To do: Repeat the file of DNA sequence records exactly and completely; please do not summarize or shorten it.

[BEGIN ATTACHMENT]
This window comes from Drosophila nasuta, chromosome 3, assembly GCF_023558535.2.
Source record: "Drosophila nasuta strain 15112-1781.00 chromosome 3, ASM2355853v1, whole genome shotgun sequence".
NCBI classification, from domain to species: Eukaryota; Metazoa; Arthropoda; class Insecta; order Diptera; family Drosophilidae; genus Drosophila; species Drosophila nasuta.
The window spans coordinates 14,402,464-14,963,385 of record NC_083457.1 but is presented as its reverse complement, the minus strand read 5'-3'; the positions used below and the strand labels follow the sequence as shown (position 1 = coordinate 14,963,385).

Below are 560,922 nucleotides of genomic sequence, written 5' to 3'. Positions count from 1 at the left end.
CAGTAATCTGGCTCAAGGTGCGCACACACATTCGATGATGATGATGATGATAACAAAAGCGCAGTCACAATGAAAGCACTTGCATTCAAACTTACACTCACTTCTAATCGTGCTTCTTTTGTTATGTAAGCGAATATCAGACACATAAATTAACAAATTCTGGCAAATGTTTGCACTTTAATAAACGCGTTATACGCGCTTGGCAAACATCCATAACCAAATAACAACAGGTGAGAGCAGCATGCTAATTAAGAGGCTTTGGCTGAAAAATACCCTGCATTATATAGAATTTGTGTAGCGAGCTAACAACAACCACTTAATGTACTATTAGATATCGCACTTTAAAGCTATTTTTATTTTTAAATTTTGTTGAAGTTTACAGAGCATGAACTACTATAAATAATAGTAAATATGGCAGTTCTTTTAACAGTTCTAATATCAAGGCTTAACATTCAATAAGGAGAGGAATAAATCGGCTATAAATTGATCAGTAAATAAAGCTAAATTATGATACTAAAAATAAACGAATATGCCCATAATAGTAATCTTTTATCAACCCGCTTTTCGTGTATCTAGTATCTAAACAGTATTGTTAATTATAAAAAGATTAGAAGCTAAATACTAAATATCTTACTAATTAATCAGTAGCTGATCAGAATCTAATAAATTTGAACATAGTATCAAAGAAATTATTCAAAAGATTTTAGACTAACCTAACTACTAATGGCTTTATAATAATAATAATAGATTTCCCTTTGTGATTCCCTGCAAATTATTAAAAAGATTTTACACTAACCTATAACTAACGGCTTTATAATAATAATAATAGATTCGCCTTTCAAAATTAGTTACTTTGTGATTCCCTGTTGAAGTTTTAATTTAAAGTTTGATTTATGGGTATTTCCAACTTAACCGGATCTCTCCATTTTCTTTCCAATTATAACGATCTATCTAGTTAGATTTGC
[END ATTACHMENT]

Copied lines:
This window comes from Drosophila nasuta, chromosome 3, assembly GCF_023558535.2.
Source record: "Drosophila nasuta strain 15112-1781.00 chromosome 3, ASM2355853v1, whole genome shotgun sequence".
NCBI classification, from domain to species: Eukaryota; Metazoa; Arthropoda; class Insecta; order Diptera; family Drosophilidae; genus Drosophila; species Drosophila nasuta.
The window spans coordinates 14,402,464-14,963,385 of record NC_083457.1 but is presented as its reverse complement, the minus strand read 5'-3'; the positions used below and the strand labels follow the sequence as shown (position 1 = coordinate 14,963,385).

Below are 560,922 nucleotides of genomic sequence, written 5' to 3'. Positions count from 1 at the left end.
CAGTAATCTGGCTCAAGGTGCGCACACACATTCGATGATGATGATGATGATAACAAAAGCGCAGTCACAATGAAAGCACTTGCATTCAAACTTACACTCACTTCTAATCGTGCTTCTTTTGTTATGTAAGCGAATATCAGACACATAAATTAACAAATTCTGGCAAATGTTTGCACTTTAATAAACGCGTTATACGCGCTTGGCAAACATCCATAACCAAATAACAACAGGTGAGAGCAGCATGCTAATTAAGAGGCTTTGGCTGAAAAATACCCTGCATTATATAGAATTTGTGTAGCGAGCTAACAACAACCACTTAATGTACTATTAGATATCGCACTTTAAAGCTATTTTTATTTTTAAATTTTGTTGAAGTTTACAGAGCATGAACTACTATAAATAATAGTAAATATGGCAGTTCTTTTAACAGTTCTAATATCAAGGCTTAACATTCAATAAGGAGAGGAATAAATCGGCTATAAATTGATCAGTAAATAAAGCTAAATTATGATACTAAAAATAAACGAATATGCCCATAATAGTAATCTTTTATCAACCCGCTTTTCGTGTATCTAGTATCTAAACAGTATTGTTAATTATAAAAAGATTAGAAGCTAAATACTAAATATCTTACTAATTAATCAGTAGCTGATCAGAATCTAATAAATTTGAACATAGTATCAAAGAAATTATTCAAAAGATTTTAGACTAACCTAACTACTAATGGCTTTATAATAATAATAATAGATTTCCCTTTGTGATTCCCTGCAAATTATTAAAAAGATTTTACACTAACCTATAACTAACGGCTTTATAATAATAATAATAGATTCGCCTTTCAAAATTAGTTACTTTGTGATTCCCTGTTGAAGTTTTAATTTAAAGTTTGATTTATGGGTATTTCCAACTTAACCGGATCTCTCCATTTTCTTTCCAATTATAACGATCTATCTAGTTAGATTTGC